Apple RAM in J11, J12, and Crucial in J13, J14
    - AHT test failed -froze up.
    Mac only runs for like 1/2 - 1 hour.
    Constantly freezes and forces shut down.

    Crucial RAM in J11, J12, and Apple RAM in J13, J14
    - AHT test failed upon memory testing: **ERROR CODE** 2MEM/1/4IMM2/J13 **ERROR CODE**
    The Mac runs okay and doesn't lock up but still have some persistent problems.

    As re-emphasized here, the best first step toward resolving this issue is to try moving your pairs of RAM to alternate slots, or entirely removing a pair (or two) of RAM.

    Rev B G5s have tighter tolerances and more exacting standards but you can be sure everyone, MacGurus, Crucial, etc. are busy testing. The new firmware update has resulted in OEM RAM not showing up or working in some cases.

    Power Mac G5 Uniprocessor Firmware (#6): Problems with RAM, switching modules, fix on the way? Apple Discussion

    "The firmware update sets the specs for the RAM closer so some of them will not work after the update. This depends on the manufacturer and/or the date of manufacture. This explains why for some users it works fine and for others it causes this mess. Anyway, in the case of the RAM breakdown apple will send new ram for free and all you do is ship back the damaged ones after receiving the new ones."

    If you are covered under an Apple warranty or through the Apple Care program and are experiencing problems with Apple-supplied, original RAM, you may want to try contacting the appropriate department for a possible replacement.
    ---------------
    RE: Problems w/ Crucial RAM in G5 2.0 Rev. B

    Here is what I replied to jhersco:

    -------------------
    As you have seen from looking at the threads posted in Apple's forums (you may have seen a few posts from me), our memory is completely compatible with the G5. However, there have been a few (less than 10 that I have seen) where the Crucial memory and Hynix memory have not played well together. Since I don't have the Hynix memory on hand to test and it does not affect very many systems, I have no way to determine why in a few cases the two memory types have not worked well together.

    The problem could be almost anything and is impossible to determine based on the rarity of problems that have taken place. I can tell you is that our memory is fully compatible with the G5 and that in a few cases (I'm estimating less than .001% of our sales into the G5) our memory and the existing memory have not work well together. We have no way of knowing how our memory will work with the memory that ships with the computer you order, all I can say is that the odds are clearly in our! favor that our memory will work just fine in the system you purchase and with the memory that it ships with.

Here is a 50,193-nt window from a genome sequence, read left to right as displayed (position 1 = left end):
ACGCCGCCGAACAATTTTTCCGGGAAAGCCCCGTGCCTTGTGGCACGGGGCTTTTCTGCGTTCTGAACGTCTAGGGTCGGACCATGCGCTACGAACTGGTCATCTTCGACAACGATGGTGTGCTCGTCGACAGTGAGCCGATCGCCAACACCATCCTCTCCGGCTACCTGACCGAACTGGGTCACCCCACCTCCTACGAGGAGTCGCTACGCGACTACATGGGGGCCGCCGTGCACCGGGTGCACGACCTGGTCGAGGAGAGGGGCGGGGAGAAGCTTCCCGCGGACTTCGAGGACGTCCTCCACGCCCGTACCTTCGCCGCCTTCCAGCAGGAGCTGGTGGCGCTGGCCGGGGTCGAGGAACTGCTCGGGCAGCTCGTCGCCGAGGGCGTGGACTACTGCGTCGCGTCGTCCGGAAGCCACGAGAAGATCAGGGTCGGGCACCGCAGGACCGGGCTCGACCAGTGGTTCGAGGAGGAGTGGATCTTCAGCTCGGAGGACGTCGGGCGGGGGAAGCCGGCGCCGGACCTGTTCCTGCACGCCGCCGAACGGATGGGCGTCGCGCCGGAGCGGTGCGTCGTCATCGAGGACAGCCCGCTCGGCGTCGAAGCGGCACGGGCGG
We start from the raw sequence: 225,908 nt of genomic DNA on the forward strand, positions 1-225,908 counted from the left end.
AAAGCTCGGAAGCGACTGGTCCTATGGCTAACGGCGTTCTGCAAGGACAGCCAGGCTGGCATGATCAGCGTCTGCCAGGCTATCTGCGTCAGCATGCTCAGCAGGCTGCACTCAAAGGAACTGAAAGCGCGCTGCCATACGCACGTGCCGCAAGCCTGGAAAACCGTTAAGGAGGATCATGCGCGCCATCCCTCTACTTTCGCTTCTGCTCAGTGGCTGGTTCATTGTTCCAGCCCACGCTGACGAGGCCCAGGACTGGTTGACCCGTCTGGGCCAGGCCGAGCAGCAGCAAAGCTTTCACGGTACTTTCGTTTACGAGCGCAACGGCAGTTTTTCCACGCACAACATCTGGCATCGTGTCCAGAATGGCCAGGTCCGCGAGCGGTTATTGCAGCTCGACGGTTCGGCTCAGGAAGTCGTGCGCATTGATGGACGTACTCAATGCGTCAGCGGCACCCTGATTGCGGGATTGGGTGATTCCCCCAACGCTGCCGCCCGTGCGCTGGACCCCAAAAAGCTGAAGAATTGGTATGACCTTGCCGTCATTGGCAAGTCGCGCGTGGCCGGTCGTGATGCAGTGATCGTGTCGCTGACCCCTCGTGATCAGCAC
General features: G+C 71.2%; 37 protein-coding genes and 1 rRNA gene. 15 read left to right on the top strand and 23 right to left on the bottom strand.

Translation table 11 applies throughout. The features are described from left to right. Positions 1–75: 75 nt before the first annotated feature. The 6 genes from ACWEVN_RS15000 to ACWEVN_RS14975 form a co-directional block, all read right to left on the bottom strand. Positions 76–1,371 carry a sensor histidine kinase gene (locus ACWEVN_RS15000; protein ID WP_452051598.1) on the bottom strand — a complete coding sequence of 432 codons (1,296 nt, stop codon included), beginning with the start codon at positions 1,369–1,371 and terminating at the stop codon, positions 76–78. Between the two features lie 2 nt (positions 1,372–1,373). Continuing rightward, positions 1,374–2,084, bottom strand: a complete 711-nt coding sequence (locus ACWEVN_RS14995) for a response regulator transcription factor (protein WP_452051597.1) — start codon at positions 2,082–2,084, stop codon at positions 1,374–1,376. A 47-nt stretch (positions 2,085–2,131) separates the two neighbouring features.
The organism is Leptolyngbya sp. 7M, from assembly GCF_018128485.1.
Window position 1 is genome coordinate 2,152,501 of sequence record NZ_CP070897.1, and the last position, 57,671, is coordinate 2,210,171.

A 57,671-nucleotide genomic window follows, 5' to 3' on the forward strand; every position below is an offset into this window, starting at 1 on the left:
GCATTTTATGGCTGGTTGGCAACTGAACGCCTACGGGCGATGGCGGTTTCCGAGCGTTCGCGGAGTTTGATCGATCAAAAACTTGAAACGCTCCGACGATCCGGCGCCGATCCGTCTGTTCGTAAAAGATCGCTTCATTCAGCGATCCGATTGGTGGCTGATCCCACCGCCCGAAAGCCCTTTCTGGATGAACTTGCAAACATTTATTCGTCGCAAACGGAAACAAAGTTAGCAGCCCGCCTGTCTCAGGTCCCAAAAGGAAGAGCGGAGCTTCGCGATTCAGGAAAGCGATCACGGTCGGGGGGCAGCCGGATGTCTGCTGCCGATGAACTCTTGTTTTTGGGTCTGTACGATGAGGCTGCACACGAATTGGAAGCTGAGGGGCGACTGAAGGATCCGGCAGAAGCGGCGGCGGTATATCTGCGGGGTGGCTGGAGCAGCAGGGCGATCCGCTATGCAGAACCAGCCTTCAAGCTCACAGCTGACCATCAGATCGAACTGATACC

-------------------

    My additional comments to everyone are: we have not been able to replicate this problem and that my identification of a Crucial/Hynix issue is based on what Joe provided us and what you see in his post above, it is not an accusation or implication of fault. With industry standards there are accepted tolerances that we, as manufacturers, must work within. In some cases you may have manufacturers with products that sit at opposite ends of the tolerance scales and that may cause problems when they are used together. This is true with all the components inside every computer manufactured. As a result in some cases certain combinations of hardware or specific circumstances cause inexplicable problems. There are just too many variables to determine the exact source of random problems such as Joe's.

    Brandon Guthrie
    Crucial Technology, Meridian Idaho

    View/reply at RE: Problems w/ Crucial RAM in G5 2.0 Rev. B
    http://discussions.info.apple.com/webx?13@@.6895ecb7/5
    Last edited by TZ; 02-24-2005 at 06:42 AM.

  10. #10
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    Default Memtest question

    I confess to having a rather unknown quality of RAM which came with the machine bought used, so I thought it might be useful to run this Memtest and/or Rember to see what's what.

    I haven't had time yet to run a full test with Rember, but it starts and progresses OK. The read-me with Memtest 4.04M states that more RAM can be tested than that available to test when running in Terminal, either by booting in Safe Boot and logging in as ">console" (which I can, but don't understand), or running Memtest in Single User Mode.

    If I use Rember in my User account, I can test 814MB of the installed 1024MB.

    If I run Memtest after Safe Boot, logged in as ">console", I can test 903MB. This is from the Memtest Read-Me; "By booting into Safe Mode, I've been able to test all but about 100M of the installed memory. You can add another 30M or so to the testable amount of memory by logging in as user ">console" without a password. This will drop you into console mode and turn off the window manager, freeing up the additional memory for testing. Now you should be able to test all except the approximately 70M of memory that OS X requires to run in this mode." I can only test all but 121MB using this method.

    If I boot normally and log in as ">console", I drop into the CLI, and shortly thereafter the screen goes clear blue and I have to hard restart to escape.

    If I boot in Single User Mode, the prompt is frozen, or freezes after entering 3 or 4 characters, and again I have to hard-restart to escape. I want to use the S.U.M. to try and test all but 2.3% of the installed RAM, which is about 1000MB.

    I guess my question really is about why I can't successfully boot in Single User Mode. There seems to be something rotten in the State of Denmark, and maybe I should have posted this in OS X General.